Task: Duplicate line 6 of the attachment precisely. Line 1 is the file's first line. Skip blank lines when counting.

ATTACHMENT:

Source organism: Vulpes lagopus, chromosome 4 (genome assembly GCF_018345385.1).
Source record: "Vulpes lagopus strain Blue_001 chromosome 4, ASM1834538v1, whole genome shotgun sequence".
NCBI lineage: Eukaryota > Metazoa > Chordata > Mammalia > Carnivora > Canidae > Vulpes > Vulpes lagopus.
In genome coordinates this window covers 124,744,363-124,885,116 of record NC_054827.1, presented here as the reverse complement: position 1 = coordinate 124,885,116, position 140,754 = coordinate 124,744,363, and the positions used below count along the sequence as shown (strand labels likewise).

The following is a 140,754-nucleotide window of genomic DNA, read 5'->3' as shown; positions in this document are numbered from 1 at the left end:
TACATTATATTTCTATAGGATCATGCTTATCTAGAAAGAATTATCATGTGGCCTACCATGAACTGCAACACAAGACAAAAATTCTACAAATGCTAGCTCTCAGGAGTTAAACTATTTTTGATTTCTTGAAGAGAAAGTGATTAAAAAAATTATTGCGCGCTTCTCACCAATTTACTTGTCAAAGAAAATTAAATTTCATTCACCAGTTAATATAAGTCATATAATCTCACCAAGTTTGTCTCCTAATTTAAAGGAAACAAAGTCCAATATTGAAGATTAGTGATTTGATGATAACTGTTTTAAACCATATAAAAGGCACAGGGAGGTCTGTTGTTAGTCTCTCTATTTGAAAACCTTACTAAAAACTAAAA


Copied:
TACATTATATTTCTATAGGATCATGCTTATCTAGAAAGAATTATCATGTGGCCTACCATGAACTGCAACACAAGACAAAAATTCTACAAATGCTAGCTCTCAGGAGTTAAACTATTTTTGATTTCTTGAAGAGAAAGTGATTAAAAAAATTATTGCGCGCTTCTCACCAATTTACTTGTCAAAGAAAATTAAATTTCATTCACCAGTTAATATAAGTCATATAATCTCACCAAGTTTGTCTCCTAATTTAAAGGAAACAAAGTCCAATATTGAAGATTAGTGATTTGATGATAACTGTTTTAAACCATATAAAAGGCACAGGGAGGTCTGTTGTTAGTCTCTCTATTTGAAAACCTTACTAAAAACTAAAA